Hairy Wood Ants (Formica lugubris) photographic project
Recently I been involved working on a project around Ireland to photograph nests of Irish Wood Ants, this has been one of the most interesting photo project I have ever worked on.
These Ants are on the international endangered species list and exist in locations that are kept reasonably private, just to find and get to see these nests themselves is a task and an amazing feeling.
When you get closer to the nests for the first time you will notice just how large they are (3 feet off the ground) and how many Ants that each colony contains, each nest can hold tens of thousands of Ants, the entire surface of the nest is on the move with Ants coming and going from small entrance holes. This flow of movement is 24 hours long during the months that the Ants are active.
They create a clear trail through the woods as they clear a path, travelling both outwards from the nest and returning again with food for the Queen Ant living deep in the ground under the nest itself.
It is thought she lives in a protected area some two meters underground.
In order to protect themselves and nest with its queen, they can shoot out acid some four feet from their bodies.
I will be working on this project most of this summer and look forward to each return, watching these wonderful Wood Ants is an amazing experience and working around them with a camera is great fun.
Forty square miles around Slievenamon
The Mountain of Slievenamon is located about 10km from our home and over the last few years I have walked up and around the this mountain a lot.
It is an area I am very taken by and love exploring.
For anyone who has visited the mountain and surrounding area, something that you may not have noticed however it the complete scale and geology of the mountain. When you look at the area from a satellite image (Like the one below) the geology of the area becomes a bit clearer.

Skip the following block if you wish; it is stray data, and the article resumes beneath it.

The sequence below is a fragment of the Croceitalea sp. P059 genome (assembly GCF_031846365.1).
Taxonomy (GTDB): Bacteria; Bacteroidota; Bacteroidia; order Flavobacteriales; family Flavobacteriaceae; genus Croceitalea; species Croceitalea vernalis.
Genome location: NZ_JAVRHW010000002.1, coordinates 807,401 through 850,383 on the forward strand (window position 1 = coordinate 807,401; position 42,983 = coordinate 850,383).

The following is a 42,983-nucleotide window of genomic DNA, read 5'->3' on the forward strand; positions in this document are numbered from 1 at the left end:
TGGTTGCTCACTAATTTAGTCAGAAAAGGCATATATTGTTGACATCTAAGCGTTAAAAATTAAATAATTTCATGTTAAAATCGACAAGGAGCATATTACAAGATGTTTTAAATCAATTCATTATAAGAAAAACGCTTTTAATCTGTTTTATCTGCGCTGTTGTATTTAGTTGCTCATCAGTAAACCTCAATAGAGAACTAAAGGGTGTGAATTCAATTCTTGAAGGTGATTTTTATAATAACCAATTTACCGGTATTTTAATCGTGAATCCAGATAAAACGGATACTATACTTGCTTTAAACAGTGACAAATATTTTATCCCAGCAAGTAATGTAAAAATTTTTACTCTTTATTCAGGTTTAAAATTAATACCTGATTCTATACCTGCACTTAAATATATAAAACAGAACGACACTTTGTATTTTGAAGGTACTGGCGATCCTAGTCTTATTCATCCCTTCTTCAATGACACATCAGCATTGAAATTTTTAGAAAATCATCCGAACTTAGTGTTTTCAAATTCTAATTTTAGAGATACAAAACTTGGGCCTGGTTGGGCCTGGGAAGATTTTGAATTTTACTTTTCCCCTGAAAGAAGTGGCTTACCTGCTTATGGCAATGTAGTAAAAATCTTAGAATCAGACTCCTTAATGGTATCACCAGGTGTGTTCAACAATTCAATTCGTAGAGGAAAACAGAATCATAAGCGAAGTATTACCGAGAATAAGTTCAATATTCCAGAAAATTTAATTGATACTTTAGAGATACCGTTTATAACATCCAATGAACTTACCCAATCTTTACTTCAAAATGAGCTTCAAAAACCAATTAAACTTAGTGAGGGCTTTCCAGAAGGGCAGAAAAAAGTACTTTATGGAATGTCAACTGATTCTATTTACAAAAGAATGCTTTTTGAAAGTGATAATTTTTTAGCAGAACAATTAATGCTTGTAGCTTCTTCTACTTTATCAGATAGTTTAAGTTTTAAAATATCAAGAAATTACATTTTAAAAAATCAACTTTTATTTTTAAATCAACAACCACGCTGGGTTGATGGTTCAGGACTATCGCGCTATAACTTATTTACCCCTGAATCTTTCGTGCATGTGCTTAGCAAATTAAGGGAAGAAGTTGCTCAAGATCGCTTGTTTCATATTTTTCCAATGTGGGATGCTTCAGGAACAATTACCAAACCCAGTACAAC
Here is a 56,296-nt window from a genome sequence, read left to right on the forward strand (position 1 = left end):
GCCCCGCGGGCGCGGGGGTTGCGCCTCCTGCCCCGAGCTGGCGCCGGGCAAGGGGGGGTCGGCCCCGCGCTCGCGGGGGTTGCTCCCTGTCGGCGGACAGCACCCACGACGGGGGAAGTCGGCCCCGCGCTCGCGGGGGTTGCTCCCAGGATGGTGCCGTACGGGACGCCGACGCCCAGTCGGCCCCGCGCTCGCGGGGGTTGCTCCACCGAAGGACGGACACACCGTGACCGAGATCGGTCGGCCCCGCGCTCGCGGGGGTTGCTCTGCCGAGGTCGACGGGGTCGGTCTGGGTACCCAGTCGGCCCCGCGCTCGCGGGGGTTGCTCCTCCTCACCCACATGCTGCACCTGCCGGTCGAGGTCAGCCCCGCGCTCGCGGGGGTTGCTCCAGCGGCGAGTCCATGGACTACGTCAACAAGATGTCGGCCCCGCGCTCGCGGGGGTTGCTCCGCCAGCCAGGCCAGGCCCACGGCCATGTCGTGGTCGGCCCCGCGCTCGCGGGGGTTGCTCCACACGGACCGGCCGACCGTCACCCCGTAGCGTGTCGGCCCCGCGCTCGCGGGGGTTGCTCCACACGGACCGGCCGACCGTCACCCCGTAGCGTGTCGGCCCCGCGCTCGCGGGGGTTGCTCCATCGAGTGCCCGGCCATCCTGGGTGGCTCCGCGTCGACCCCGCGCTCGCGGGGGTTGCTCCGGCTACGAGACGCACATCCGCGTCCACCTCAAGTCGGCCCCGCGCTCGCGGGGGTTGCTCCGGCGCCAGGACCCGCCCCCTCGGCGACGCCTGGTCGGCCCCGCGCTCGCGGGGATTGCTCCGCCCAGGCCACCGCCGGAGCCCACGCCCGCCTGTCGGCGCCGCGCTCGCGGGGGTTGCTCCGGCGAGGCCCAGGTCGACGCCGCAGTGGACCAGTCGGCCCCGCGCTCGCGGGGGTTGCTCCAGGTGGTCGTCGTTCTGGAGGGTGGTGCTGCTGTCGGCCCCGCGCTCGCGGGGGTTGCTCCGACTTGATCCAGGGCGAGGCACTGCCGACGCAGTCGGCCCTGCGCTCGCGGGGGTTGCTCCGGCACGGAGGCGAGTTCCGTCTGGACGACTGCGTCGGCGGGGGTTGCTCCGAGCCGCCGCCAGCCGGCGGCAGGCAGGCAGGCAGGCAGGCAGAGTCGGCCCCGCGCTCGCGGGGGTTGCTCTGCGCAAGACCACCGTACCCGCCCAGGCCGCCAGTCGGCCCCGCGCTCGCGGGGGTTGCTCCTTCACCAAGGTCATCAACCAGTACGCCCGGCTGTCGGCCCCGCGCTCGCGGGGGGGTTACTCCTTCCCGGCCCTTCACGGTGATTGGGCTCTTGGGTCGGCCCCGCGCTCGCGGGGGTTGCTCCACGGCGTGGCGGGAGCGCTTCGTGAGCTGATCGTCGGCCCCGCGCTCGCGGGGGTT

To the left of the image above is the main mountain peek of Slievenamon, itself Rising up some 721m above the landscape below, however this is not the full extent of the mountain, spreading out towards the east and from the north and south of the mountain run two ridges of hills. These ridges them selves form an oval shape that meets some eight miles away from the mountain top.
Over the summer I want to record this complete area returning to the top of the mountain and then walking and recording as much of the ridge’s as possible.
History and Megalithic locations
One of the main reason I have for starting this project on the blog, is that for sometime I have noticed that both at the very top of Sleivenamon and around the oval of the extended foot hills are many Megalithic sites ( Stone circles, Passage tombs, Graves and Standing stones).
I will come back to the satellite image above and mark the location of any landscape images I post.
Above all I just want to share the landscape that I live in and reflect upon some of its history and enjoy myself getting to know it as much as I can.
The Landscape of Slievenamon